Cheslatta Reconciliation Agreement

Kathy Brookes and Canadian Press

   More than 65 years after members of the Cheslatta Nation were ordered off their lands to make way for creation of the Nechako Reservoir, the nation has signed an agreement providing restitution for their losses.

     Chief Corrina Leween, two band councillors and Indigenous Relations Minister Scott Fraser recently signed a settlement and interim reconciliation agreement at a private ceremony in Victoria.

     Under terms of the agreement, the Cheslatta will propose certain lands for transfer and tenures and extensive talks will be held with neighbouring First Nations before final land parcels are determined.

Cheslatta Lake
(Cheslatta Lake)

     In 1952, on just two weeks' notice, the Cheslatta were evicted and forcibly resettled outside their traditional territory before their lands, villages, cultural and spiritual sites were flooded by waters behind the Kenney Dam.

    Last month, 60% of Cheslatta members, including those not living within the nation, voted unanimously to ratify the settlement.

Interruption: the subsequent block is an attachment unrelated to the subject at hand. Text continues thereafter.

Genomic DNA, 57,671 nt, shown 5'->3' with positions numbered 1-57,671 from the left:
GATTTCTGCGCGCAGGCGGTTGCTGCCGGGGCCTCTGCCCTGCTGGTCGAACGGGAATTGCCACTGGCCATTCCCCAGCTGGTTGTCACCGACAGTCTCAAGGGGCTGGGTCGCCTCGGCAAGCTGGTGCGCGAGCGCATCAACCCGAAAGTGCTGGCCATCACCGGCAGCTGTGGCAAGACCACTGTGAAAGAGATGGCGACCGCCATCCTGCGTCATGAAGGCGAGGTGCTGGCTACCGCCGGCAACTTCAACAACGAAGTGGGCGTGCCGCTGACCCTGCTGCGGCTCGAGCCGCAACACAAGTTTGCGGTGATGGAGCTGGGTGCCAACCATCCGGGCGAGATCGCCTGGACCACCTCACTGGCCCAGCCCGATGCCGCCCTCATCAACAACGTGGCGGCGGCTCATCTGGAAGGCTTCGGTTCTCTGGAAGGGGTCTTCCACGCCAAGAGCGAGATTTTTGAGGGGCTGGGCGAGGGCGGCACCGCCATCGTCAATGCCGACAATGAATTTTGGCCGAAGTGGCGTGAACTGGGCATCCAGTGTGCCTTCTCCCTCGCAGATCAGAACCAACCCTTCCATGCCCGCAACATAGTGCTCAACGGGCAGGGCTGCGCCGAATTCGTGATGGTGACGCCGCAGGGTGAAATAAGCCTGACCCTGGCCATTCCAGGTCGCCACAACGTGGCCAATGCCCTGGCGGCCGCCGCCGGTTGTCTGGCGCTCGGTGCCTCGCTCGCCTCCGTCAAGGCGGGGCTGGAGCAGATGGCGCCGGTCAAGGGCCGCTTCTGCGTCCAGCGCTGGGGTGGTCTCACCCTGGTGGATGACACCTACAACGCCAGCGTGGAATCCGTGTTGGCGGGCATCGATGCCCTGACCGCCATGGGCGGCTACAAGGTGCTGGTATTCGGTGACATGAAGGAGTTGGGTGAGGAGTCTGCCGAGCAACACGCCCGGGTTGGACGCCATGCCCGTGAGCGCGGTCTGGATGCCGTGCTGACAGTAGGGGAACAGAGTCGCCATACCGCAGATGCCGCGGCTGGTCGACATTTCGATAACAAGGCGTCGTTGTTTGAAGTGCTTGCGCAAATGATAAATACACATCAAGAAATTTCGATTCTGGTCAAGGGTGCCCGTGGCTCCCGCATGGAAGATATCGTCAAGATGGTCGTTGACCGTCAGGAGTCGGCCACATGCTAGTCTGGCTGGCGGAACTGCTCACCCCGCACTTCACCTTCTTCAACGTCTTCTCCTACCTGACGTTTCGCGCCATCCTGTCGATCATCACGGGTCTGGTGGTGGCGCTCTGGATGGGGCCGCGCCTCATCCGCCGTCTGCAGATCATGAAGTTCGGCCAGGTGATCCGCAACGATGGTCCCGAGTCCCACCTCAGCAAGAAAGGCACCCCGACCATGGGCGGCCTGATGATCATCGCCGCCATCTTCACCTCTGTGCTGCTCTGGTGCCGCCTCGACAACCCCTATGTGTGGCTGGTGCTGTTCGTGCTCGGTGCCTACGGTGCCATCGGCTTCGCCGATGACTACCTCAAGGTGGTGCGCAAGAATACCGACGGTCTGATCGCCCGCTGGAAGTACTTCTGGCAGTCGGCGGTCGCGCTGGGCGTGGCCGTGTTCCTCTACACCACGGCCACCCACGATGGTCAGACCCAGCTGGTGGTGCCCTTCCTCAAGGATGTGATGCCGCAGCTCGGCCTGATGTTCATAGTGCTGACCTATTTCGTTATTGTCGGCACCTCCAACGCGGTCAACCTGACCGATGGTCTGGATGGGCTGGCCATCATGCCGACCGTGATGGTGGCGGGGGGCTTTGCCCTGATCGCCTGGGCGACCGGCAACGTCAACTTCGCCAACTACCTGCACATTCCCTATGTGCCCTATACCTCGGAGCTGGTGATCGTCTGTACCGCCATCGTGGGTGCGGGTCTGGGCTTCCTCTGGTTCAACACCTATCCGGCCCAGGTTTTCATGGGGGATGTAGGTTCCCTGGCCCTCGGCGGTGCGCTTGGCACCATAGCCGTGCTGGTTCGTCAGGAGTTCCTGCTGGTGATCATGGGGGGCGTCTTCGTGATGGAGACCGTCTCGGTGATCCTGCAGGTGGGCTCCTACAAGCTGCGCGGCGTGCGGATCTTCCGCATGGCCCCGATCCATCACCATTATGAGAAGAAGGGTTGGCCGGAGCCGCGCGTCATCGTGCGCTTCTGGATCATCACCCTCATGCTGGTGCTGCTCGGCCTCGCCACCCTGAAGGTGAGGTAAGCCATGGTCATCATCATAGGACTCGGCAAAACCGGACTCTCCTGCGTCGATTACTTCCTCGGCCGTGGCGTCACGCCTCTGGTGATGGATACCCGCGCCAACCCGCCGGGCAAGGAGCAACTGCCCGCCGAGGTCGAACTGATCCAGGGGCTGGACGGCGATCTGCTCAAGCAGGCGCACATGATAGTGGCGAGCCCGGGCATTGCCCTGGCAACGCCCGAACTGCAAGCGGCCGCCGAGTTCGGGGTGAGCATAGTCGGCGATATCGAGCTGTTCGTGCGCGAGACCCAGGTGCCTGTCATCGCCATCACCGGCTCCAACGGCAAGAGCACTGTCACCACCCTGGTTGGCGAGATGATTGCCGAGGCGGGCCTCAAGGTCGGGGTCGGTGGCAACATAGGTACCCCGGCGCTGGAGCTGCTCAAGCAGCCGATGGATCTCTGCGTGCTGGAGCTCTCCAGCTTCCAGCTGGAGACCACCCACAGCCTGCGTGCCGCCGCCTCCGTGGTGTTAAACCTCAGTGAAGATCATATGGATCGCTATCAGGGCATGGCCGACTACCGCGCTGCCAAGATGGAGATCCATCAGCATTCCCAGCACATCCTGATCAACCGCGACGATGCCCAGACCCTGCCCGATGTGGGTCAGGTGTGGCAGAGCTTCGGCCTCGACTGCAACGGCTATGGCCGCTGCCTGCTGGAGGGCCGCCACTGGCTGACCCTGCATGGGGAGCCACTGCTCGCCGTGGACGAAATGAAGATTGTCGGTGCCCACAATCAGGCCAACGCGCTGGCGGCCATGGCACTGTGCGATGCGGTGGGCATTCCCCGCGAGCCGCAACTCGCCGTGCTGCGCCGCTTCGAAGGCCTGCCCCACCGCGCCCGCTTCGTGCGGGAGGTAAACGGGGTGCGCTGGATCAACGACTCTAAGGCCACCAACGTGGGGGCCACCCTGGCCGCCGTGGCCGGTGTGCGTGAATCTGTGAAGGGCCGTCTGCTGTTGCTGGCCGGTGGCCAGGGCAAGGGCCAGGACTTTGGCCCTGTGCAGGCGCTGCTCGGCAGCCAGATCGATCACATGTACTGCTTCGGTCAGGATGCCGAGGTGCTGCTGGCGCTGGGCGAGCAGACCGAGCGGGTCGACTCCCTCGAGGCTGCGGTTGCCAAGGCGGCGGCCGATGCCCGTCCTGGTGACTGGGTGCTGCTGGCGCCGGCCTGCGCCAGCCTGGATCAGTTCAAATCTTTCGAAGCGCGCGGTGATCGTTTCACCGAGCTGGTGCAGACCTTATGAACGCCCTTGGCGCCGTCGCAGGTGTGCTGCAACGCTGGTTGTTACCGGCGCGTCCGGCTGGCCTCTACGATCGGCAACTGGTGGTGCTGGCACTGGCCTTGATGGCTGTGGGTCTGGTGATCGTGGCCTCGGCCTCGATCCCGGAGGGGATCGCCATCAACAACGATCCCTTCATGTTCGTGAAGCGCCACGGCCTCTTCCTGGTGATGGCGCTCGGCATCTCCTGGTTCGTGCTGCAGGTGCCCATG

The Province says money and lands provided by the agreement will create a base for future community, social, and economic development. 

     Four-million dollars over 10 years are included for joint fish and wildlife management and watershed and heritage restoration projects. 

June 2013
 (June 2013)    
     The agreement also commits to work on cultural rejuvenation and language revitalization.

     A B.C. government news release also says the Cheslatta agreed the deal constitutes a full and final settlement of their claims against B.C. related to the impact of the reservoir on their rights and title.

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